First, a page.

|Photos by Ulysses Ang|
The moment you lay your eyes on the Mazda3, it just begs to be driven. It’s a swoopy, sporty machine with all the right curves and angles. By far, it’s the best looking car to wear the KODO – Soul of Motion design language. The decisively cab-rearward design and long wheelbase contribute to an unmistakable stance while the signature crisscrossing lines covey the potential energy of a compressed spring ready to unwind. Mazda is offering both the sedan and hatchback version of the Mazda3 in both 1.5- and 2.0-liter flavors. Thankfully both look equally stunning; no design afterthoughts here. The 1.5 V wears 205/60R16s while the 2.0 R goes up to Jordan-esque 215/45R18s. The 2.0 R also adds more exterior features like bi-xenon HID headlamps with LED daytime running lights, rain-sensing wipers, power folding door mirrors, dual exhaust tips, and a shark’s fin antenna (for the hatchback).
Inside, the Mazda3 continues the brand’s Jinba Ittai or “horse and rider as one” concept. As such, everything in the cockpit is driver-centric from the instrumentation to the seating and mirror positioning to controls of the audio and climate control system. You sit lower in the Mazda3 compared to other compact cars and this creates a sense of connectedness with the car. The seats, though manually-adjusted, feature adjustable lumbar support, a welcome luxury in this class. The three-binnacle gauge cluster is unique depending on the variant: the 1.5 V gets a central speedometer and digital tachometer on the right while the 2.0 R receives a central tachometer and digital speedometer. Both versions are fairly easy to read, though the 1.5 V’s minuscule tachometer gets getting used to while the 2.0 R’s permanent heads-up display (even when it’s not displaying anything) is a bit distracting when attacking curves. Space-wise, the Mazda3 is promises class-leading interior space (based on wheelbase), and this maybe the case for the front occupants. However, the backseat is good for two adults at the most. Still, everyone will enjoy the comfy and supportive seating.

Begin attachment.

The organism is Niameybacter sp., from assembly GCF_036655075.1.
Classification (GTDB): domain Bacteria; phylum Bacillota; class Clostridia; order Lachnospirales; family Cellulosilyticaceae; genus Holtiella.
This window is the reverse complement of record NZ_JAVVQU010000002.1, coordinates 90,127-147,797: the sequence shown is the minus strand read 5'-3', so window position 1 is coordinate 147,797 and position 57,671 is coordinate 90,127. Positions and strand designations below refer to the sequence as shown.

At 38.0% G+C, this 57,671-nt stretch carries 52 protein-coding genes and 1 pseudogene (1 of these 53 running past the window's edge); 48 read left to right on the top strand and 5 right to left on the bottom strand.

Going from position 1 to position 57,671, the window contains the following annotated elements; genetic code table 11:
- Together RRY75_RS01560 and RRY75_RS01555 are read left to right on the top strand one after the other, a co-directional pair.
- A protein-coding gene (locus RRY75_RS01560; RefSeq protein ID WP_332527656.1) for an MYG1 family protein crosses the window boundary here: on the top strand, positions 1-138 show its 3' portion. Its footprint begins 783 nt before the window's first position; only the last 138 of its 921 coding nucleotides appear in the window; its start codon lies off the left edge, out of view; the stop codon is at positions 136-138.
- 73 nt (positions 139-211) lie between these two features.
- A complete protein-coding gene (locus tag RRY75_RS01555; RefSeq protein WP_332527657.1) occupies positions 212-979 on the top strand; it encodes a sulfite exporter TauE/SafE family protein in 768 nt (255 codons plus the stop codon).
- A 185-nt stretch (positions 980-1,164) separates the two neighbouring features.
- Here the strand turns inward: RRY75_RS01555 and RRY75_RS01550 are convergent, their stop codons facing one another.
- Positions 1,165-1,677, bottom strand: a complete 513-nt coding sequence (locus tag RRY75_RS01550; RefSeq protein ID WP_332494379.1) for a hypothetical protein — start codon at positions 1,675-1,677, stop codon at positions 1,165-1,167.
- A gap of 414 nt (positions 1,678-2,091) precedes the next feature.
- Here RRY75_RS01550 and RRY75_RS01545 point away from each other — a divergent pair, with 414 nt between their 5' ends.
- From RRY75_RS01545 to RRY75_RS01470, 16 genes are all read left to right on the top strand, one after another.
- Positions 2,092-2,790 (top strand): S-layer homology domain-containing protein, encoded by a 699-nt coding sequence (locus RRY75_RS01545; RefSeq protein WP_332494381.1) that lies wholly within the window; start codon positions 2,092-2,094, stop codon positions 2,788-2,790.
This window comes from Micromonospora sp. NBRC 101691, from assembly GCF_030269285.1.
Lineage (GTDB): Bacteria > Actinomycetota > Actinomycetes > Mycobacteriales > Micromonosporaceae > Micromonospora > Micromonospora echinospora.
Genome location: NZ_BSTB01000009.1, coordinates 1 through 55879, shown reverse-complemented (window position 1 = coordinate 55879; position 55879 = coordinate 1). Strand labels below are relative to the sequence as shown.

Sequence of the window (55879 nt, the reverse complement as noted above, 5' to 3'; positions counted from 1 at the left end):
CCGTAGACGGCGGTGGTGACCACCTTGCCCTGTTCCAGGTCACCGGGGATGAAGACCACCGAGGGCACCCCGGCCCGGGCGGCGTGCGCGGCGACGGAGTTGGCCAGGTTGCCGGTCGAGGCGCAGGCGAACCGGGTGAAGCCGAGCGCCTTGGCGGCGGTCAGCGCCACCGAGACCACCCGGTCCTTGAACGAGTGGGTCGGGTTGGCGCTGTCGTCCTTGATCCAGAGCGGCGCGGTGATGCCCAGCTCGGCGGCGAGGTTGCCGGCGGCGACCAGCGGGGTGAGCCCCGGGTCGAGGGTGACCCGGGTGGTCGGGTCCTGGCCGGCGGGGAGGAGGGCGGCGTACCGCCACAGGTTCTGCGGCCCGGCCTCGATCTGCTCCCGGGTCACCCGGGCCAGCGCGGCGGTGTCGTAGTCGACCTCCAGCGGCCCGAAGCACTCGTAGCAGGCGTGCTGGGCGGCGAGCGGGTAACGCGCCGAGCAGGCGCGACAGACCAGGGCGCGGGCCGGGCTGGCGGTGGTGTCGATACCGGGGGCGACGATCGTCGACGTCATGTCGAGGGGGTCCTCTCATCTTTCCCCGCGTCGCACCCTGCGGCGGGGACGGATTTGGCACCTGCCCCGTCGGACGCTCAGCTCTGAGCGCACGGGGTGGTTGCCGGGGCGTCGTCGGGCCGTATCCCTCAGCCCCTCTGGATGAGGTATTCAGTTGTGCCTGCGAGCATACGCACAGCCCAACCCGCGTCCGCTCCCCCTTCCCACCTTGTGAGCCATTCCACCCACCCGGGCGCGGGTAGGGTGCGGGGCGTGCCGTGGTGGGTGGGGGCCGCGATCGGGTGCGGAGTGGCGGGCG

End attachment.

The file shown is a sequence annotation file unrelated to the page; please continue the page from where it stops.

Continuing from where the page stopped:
Doing the Manila to Baler run in the 2.0 R, the Mazda3 showed exemplary road manners as well as responsive steering. The steering is very linear and is the best tuned among front-wheel drive cars on the market. It feels planted and there’s high confidence even when pushing through switchbacks and long, sweeping mountain bends. The ride’s a bit on firm sporty side and doesn’t like low-speed undulations. The 155 horsepower, 200 Nm of torque look great on paper but since they’re way up the rev range (6,000 rpm and 4,000 rpm respectively), there’s a need to mash the throttle or kick down the gear to get some decent pace going. Thankfully, the 6-speed automatic is responsive enough and there’s even a set of paddle shifters to help you out. On the 300-plus kilometer journey, the 2.0 R managed 11.62 km/L though this figure was done with the A/C on full blast meaning the standard i-Stop and i-ELOOP technology didn’t turn on as much.
On the return trip, it was time to try out the 1.5 V, and like the 2.0 R, it showed the same great road manners and responsive steering. Like its bigger brother, the 1.5 V feels confident and planted through corners. Plus, the taller tires create the benefit of a more compliant ride. The engine displacement of the 1.5 V may seem fit for a B-segment car, but make no mistake, this engine is more powerful than the outgoing 1.6-liter MZR. It now has 112 horsepower (up 8) and the same 144 Nm of torque at a lower rpm (3,500 rpm versus 4,000 rpm). During the more spirited legs of this drive, the chassis could clearly use more power, but on the more relaxed portions, the power is more than enough. This model also comes with paddle shifters and they are your best friend when it comes to tackling uphill terrain. The 1.5-liter Skyactiv almost tops out at 130-140 km/h, but keep things at a steady 100 km/h, and you’ll be rewarded with a 15.15 km/L mileage figure despite not having the i-Stop or i-ELOOP systems.
They say that the perfect road trip starts with a great car and the all-new Mazda3 certainly ranks as one of them. The Mazda3 is one of the most rewarding cars to ever come out of Hiroshima and the smile on everyone’s face is testament to that. This is one car that makes every trip enjoyable and every journey an epic one.